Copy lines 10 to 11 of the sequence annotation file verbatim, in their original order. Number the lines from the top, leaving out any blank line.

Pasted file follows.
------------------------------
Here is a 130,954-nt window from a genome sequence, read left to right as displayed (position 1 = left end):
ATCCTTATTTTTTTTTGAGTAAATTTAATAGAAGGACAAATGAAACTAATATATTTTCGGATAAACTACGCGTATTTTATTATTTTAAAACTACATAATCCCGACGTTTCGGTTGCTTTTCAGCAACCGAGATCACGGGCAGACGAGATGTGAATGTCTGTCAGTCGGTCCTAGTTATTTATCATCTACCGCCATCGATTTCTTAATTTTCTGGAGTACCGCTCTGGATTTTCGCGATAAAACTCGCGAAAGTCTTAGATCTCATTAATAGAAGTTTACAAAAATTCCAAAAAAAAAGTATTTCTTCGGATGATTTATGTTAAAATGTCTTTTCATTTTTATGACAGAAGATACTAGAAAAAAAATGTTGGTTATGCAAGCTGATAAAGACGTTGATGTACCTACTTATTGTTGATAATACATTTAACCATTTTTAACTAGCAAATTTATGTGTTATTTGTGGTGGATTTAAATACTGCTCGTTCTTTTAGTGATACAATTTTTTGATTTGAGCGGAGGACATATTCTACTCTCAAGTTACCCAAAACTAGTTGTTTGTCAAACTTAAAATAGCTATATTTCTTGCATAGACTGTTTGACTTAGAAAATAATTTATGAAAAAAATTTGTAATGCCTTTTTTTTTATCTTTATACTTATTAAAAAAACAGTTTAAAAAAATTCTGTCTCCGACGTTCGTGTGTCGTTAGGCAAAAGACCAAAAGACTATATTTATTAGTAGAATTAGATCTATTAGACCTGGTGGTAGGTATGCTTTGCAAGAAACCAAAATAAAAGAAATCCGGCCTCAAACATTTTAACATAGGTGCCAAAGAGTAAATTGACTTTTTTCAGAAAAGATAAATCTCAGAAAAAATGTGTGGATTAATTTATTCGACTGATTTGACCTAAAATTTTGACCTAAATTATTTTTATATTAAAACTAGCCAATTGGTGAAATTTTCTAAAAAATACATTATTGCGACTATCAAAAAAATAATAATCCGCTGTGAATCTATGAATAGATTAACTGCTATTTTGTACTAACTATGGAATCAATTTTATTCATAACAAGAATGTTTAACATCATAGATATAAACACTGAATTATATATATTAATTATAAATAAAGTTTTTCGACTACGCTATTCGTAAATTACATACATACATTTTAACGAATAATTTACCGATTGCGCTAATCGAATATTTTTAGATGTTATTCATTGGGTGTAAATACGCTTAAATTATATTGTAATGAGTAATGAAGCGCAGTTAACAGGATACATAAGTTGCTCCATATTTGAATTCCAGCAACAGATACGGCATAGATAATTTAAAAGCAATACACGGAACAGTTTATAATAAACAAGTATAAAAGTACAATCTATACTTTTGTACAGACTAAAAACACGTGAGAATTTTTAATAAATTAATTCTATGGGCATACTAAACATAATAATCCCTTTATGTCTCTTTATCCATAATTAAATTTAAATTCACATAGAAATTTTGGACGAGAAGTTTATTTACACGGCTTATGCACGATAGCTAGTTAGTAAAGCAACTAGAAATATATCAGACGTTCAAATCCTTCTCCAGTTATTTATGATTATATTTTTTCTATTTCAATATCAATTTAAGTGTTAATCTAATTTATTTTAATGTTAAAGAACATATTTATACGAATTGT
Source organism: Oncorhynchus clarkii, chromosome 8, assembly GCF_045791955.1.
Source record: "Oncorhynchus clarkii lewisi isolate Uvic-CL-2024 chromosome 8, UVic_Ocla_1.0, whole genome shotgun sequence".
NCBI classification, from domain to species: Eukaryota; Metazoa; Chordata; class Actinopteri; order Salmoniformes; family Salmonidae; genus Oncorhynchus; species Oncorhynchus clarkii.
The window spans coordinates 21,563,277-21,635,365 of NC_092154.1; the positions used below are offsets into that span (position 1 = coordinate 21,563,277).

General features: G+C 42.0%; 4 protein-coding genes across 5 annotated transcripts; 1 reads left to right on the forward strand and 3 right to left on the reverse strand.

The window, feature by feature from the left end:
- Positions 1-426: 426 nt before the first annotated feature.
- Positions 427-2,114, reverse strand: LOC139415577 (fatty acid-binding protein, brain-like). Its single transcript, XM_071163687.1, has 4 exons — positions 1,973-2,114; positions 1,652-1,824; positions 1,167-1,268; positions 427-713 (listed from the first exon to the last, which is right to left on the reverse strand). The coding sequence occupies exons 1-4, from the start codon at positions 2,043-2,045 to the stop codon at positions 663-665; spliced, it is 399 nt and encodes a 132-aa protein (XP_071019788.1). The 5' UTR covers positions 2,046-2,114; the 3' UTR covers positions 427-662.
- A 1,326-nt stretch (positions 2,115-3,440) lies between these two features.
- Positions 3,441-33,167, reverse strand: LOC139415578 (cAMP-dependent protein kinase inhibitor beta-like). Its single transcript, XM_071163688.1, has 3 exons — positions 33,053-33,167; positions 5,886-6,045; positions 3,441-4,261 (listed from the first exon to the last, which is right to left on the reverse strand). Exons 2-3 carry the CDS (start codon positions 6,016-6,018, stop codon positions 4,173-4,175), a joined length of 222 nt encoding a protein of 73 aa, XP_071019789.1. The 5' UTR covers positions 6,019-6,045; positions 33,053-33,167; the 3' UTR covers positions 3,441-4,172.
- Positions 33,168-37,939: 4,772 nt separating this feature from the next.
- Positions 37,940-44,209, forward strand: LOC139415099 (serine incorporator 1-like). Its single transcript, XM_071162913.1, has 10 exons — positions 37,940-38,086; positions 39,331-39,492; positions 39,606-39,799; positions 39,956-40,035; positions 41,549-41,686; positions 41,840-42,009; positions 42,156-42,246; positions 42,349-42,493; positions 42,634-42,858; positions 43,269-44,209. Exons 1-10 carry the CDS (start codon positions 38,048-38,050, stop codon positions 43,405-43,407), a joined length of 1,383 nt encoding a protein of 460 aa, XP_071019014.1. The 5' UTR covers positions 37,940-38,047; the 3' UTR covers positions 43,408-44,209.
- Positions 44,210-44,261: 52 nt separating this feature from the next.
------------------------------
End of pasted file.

- Positions 427-2,114, reverse strand: LOC139415577 (fatty acid-binding protein, brain-like). Its single transcript, XM_071163687.1, has 4 exons — positions 1,973-2,114; positions 1,652-1,824; positions 1,167-1,268; positions 427-713 (listed from the first exon to the last, which is right to left on the reverse strand). The coding sequence occupies exons 1-4, from the start codon at positions 2,043-2,045 to the stop codon at positions 663-665; spliced, it is 399 nt and encodes a 132-aa protein (XP_071019788.1). The 5' UTR covers positions 2,046-2,114; the 3' UTR covers positions 427-662.
- A 1,326-nt stretch (positions 2,115-3,440) lies between these two features.